Entrepreneurs start their own businesses for a number of reasons, but usually, chief among them is the goal to make money.
So when sales start flowing and business is good, entrepreneurs are happy.
Want to know what makes them unhappy? Getting in between them and their money.
Alas, Income.com followers, we all have to pay taxes, and despite entrepreneurs’ reluctance to part with their hard-earned dough, small-business owners have to pay up. The key to keeping more or your money is understanding taxes, and according to a recent survey, not many entrepreneurs do.
A Xero poll of accountants who serve small businesses found that among the common gripes with entrepreneurial tax preparation accountants voiced, insufficient record keeping and not preparing a budget for the year ahead were at the top of the list.
Another way small-business owners are screwing the pooch when it comes to taxes? Not taking advantage of write-off opportunities. Here are four areas where small businesses can save:
Negating Five-Finger Discounts
It’s one thing to accrue business debt by making bad investments, which aren’t deductible, and a completely different animal when a firm racks up debt because of negligent customers and sticky-fingered ne’er-do-wells.
Luckily, the U.S. Internal Revenue Service allows entrepreneurs to write off the value of goods that were either stolen or not paid for. However, service-providing businesses are not able to write off unpaid accounts because you cannot place a monetary value on time and labor.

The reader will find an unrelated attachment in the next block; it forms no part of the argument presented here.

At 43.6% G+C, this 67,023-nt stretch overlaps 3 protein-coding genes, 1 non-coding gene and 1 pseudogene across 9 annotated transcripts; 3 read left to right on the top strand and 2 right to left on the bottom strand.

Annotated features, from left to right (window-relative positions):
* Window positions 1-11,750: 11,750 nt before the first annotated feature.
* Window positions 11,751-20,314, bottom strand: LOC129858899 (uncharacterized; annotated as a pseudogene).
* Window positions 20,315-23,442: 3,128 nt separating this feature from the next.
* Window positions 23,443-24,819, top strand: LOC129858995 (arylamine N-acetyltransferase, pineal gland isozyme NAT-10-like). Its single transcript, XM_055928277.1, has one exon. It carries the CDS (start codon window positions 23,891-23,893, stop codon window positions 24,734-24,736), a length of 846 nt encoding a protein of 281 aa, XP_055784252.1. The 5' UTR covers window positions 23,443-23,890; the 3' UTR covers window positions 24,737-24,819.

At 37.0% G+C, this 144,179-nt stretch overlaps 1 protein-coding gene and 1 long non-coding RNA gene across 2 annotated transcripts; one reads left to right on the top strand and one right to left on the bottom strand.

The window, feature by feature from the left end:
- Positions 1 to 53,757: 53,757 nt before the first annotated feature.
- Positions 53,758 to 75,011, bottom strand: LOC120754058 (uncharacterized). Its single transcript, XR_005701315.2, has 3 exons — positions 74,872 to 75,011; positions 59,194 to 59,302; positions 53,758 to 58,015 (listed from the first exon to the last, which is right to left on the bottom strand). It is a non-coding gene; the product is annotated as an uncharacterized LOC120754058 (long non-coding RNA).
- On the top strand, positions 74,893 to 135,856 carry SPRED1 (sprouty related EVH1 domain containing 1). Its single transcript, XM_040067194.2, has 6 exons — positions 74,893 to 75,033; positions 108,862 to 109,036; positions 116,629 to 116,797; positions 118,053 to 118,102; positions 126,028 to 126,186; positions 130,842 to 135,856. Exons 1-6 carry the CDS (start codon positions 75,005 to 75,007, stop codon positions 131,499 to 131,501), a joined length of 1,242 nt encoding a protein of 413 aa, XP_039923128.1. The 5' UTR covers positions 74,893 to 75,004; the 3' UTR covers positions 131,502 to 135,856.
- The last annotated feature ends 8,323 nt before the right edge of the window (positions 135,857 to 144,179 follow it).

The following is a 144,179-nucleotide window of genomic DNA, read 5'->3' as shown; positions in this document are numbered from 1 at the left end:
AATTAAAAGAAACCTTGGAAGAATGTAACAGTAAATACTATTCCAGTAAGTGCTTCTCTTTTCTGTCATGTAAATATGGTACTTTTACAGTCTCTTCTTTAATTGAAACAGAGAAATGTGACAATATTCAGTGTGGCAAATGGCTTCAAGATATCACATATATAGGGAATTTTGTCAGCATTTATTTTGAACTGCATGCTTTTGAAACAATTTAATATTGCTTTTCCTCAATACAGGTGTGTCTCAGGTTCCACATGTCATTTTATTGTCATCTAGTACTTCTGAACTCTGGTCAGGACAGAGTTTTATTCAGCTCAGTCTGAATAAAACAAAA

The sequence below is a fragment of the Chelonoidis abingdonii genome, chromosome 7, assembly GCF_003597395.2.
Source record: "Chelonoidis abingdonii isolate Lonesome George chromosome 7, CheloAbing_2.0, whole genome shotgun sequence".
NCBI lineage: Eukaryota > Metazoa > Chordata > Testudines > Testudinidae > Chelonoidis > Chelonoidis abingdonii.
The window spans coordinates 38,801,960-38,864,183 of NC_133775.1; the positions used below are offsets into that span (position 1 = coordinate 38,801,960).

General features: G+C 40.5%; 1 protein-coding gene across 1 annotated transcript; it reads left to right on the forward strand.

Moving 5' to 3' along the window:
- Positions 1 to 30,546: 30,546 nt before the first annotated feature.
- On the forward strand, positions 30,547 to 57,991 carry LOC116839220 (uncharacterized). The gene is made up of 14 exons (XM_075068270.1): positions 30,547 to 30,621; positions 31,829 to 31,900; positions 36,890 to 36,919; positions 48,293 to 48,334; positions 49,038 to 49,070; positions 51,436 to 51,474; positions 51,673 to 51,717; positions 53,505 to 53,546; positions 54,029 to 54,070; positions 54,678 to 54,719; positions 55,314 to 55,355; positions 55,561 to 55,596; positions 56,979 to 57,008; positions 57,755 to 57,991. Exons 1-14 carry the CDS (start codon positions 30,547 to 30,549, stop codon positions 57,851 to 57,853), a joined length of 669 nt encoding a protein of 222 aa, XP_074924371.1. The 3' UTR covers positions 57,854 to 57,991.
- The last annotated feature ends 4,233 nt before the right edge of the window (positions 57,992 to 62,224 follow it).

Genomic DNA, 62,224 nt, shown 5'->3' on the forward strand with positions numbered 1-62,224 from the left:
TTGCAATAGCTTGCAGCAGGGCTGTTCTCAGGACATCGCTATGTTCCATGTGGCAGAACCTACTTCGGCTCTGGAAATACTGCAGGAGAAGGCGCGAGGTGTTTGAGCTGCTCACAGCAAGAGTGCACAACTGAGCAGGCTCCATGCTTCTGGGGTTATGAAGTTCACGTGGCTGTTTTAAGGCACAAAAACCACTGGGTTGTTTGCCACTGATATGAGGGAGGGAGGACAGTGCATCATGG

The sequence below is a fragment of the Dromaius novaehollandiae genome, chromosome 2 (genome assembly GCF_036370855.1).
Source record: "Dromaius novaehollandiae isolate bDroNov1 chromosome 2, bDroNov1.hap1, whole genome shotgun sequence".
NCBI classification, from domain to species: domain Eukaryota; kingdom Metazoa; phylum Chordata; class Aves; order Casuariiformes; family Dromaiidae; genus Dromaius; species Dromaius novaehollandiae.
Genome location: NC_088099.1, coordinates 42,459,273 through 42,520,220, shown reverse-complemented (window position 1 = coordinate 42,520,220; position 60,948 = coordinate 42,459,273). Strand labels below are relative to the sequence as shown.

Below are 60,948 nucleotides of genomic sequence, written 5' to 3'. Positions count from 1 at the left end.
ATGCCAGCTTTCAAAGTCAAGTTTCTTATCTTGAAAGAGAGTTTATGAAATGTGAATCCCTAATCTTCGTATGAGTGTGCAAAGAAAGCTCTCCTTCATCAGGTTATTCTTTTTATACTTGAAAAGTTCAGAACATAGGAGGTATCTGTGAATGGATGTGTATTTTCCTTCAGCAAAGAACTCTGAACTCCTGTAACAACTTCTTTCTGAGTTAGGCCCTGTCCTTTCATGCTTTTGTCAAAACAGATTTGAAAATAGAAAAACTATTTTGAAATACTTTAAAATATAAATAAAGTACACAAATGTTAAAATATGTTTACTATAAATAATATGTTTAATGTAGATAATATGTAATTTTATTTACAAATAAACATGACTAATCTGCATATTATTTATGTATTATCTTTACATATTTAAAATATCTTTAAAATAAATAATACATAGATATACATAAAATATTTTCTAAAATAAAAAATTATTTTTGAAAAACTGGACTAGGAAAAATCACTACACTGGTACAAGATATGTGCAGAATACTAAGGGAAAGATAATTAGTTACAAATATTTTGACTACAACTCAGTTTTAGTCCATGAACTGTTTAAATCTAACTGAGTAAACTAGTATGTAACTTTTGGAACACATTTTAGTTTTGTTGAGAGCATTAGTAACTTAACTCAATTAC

Save From The Sofa
If you work from a home office, there’s a way you can save money. The IRS allows entrepreneurs to deduct expenses related to maintaining a home office. Better news? The complicated process to do so is getting a much-needed makeover in the form of a single equation used to find the value of the deduction, which replaces a 43-line document that requires hours of paperwork.
Fido Comes In Handy
According to Fox Small Business, there’s even a way to write off the costs of keeping a dog for business purposes, like if you need a slobbery canine to protect your warehouse after hours.
Steven Aldrich, CEO of an accounting software firm, told the news source entrepreneurs can deduct food, shelter, medicine and anything else related to dog upkeep.
Considering the price of gas nowadays, entrepreneurs must be thrilled to know there’s a way to save when you’re in the car on business. Under the 2013 standard mileage rates set out by the IRS, entrepreneurs can deduct 56.5 cents for every business mile driven.
Income.com knows small-business owners often run into trouble with taxes, but you can keep more of your money by just being aware of avenues for deduction. Whether it’s lost items or late accounts, use of a home office, a guard dog or driving for the sake of the business, know where you can save – there’s tons more.